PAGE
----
Diagnostic testing easily confirms the presence of Hashimoto's thyroiditis by the presence of auto-antibodies. However, conventional (allopathic) medicine does not provide any treatment for Hashimoto's thyroiditis except thyroid replacement therapy, usually in the form of levothyroxine. Thus, Hashimoto's thyroiditis is commonly viewed as a progressive disease that results in the patient being dependent for life on increasing doses of levothyroxine.

However, there is a disconnect between medical research and conventional (allopathic) medicine - it is well known that certain food sensitivities, such as gluten sensitivity, correlate with autoimmune disease. It is well established doctrine in the naturopathic medical community that treating food sensitivities, intestinal dysbiosis, and intestinal hypermeability (leaky gut) can often slow the progression of autoimmune diseases, or even promote regression of symtoms.

Immune modulators such as vitamin-D and Low Dose Naltrexone have also been found to be effective (although the evidence is anecdotal, since funding for research for products that cannot be patented is extremely limited).

According to the Low Dose Naltrexone home page [LDN], LDN has been seen to benefit Hashimoto's thyroiditis, which is considered to be an autoimmune disease. [LDN] reports that all patients with autoimmune processes who were treated by the late Dr. Bihari [Bihari2003] using LDN "have experienced a halt in progression of their illness. In many patients there was a marked remission in signs and symptoms of the disease." Dr. Bihari suggests a 50% to 70% overall response rate. Please see [LDN_Story] for an excellent documentary video, and [Elsegood2016] and [Moore2008] for books.

Dr. Weyrich notes that these reports are considered anecdotal, and without expensive double-blind placebo-controlled trials (which are unlikely to be funded, since LDN is a generic drug that cannot be patented), these results cannot be proven to be anything more than "spontaneous remissions"; however, given the low cost (less than $40/month) and extremely low side-effect profile, a therapeutic trial may be in order.

The main caveats are that patients cannot also be being treated with extended release opiates for pain control and cannot be organ transplant recipients. This is an off-label use, and as such is not likely to be covered by insurance.

Dr. Weyrich has been trained in the use of Low Dose Naltrexone (LDN) and offers these protocols as a complement to other therapies.

Nutritional Deficiencies

Although iodine deficiency has been relatively rare in the United States since Congress required iodine to be added to table salt, historically iodine deficiency has caused many problems in the United States, including goiter and cretinism. As people have been reducing their salt consumption, and switching to more natural salt sources such as sea salt, the incidence of iodine deficiency has been increasing in the United States. Although severe iodine deficiency can produce obvious results, such as goiter and mentally challenged babies (cretinism), less overt iodine deficiency can cause symptoms of hypothyroidism. [Too much iodine in a mother's diet can also cause problems in fetal development].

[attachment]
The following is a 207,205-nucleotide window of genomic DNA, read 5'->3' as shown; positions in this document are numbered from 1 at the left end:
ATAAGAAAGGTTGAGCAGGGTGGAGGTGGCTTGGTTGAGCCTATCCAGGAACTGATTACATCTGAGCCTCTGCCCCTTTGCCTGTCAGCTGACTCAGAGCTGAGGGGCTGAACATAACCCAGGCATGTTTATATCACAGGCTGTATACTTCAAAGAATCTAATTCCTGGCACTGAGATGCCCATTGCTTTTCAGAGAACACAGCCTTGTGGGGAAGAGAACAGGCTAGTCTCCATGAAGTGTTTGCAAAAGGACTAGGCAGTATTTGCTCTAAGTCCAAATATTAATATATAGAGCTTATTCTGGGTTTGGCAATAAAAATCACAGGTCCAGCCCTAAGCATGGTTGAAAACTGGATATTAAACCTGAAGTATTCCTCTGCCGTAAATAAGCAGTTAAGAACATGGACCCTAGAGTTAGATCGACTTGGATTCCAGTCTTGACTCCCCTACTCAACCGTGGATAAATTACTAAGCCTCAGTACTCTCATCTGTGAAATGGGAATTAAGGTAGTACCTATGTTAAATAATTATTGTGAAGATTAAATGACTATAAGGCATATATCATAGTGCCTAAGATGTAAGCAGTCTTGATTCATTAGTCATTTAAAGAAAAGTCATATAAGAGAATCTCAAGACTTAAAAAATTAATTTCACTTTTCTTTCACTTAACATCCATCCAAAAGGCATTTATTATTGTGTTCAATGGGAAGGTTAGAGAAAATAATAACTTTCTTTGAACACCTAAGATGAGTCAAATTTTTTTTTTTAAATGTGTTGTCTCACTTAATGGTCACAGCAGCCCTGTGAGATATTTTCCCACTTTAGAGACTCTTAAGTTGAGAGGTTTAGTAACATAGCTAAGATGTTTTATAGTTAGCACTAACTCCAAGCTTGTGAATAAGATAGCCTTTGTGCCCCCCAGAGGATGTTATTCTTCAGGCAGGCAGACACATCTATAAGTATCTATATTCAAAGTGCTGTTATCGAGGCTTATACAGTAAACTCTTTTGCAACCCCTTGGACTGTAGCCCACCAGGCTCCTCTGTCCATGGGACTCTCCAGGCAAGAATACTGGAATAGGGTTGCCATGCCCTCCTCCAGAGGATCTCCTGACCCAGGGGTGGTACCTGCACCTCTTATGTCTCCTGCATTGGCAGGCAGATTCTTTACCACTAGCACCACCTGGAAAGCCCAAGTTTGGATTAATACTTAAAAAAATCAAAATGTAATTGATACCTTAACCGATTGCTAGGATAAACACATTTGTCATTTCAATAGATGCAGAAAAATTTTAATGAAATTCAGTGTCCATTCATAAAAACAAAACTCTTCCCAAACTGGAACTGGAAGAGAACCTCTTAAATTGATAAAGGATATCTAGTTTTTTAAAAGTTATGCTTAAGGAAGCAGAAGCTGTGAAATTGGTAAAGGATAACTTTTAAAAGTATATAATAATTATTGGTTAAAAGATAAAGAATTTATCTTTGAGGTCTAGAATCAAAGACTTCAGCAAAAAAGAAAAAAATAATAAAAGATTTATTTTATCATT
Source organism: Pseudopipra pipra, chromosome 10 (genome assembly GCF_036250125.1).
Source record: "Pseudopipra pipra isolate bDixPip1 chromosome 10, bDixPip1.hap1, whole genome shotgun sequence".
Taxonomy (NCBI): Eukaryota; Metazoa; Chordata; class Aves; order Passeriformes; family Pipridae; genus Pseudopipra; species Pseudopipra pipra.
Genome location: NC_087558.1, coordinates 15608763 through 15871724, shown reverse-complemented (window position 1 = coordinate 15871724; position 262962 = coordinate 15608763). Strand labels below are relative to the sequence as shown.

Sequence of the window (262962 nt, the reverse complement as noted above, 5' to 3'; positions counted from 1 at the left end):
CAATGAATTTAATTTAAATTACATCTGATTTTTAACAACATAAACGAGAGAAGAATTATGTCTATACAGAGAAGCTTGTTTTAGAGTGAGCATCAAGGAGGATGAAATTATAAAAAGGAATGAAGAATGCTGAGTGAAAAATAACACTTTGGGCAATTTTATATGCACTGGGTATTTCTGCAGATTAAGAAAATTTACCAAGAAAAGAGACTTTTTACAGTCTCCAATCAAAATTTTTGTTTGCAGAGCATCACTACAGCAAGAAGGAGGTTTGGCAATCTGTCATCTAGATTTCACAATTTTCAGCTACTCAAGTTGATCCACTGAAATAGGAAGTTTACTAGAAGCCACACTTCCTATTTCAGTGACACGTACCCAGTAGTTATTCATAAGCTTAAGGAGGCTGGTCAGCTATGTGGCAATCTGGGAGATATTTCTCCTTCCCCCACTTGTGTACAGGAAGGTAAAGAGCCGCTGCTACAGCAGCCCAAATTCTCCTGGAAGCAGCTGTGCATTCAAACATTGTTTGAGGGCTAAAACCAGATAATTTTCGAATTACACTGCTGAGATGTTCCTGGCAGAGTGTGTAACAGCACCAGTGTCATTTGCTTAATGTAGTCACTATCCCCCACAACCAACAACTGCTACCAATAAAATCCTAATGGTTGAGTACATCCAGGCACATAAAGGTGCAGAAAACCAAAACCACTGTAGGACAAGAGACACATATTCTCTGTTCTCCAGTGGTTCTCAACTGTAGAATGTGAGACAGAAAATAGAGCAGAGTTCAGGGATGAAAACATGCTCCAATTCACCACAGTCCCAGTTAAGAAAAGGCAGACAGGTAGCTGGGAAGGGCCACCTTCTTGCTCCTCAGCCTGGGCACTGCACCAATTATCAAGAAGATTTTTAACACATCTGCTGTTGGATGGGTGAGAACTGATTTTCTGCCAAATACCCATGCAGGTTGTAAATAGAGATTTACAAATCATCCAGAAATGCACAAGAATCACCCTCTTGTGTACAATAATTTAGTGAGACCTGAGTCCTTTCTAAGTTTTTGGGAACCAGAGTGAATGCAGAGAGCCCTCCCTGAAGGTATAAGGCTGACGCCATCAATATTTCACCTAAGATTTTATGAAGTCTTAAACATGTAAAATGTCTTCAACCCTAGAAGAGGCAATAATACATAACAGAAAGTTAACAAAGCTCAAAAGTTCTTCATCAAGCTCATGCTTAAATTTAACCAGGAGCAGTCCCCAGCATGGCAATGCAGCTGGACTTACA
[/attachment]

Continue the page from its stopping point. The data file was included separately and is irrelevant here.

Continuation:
Protein deficiency can also case hypothyroidism, since synthesis of T4 in the body requires the essential amino acid phenylalanine (or tyrosine which the body can make if it has sufficient phenylalanine). Although health food stores sell phenylalanine and tyrosine supplements, Dr. Weyrich believes that adequate protein intake is preferred to supplementation with phenylalanine and tyrosine supplements. Patients who are malnourished do NOT need more thyroid hormone - that is like whipping a dead horse. Instead, malnutrition should be resolved before attempting to increase T4 or T3 production.

Other specific vitamin and mineral deficiencies may also prevent formation of T4 or its conversion into T3, particularly selenium and zinc. Please discuss these nutritional needs with a professional trained in human nutrition (for example any licensed Naturopath).

Heavy Metal Chelation

As discussed on the web page how the thyroid system works, mercury intoxication reduces T4 conversion to T3, and increases the conversion to rT3. It logically follows that mercury intoxication can cause the symptoms of hypothyroidism, and that removing the mercury via chelation would resolve the symptoms of hypothyroidism (as well as the other symptoms of mercury intoxication). Dr. Weyrich has a chelation protocol using the oral medication DMSA (meso-2,3-Dimercaptosuccinic acid, AKA Captomer or Succimer) which is effective for detoxifying the body of mercury.

Spinal Manipulation

Hippocrates, the "father of modern medicine", said "first look to the spine" for the cause of disease. In some cases, treatable problems with the spine can reduce blood flow to the brain and nerves of the autonomic nervous system that regulate the function of the thyroid, adrenal, and digestive systems. For additional information regarding the relationship between the spine and thyroid disease, please contact Dr. Robert Gear, Jr.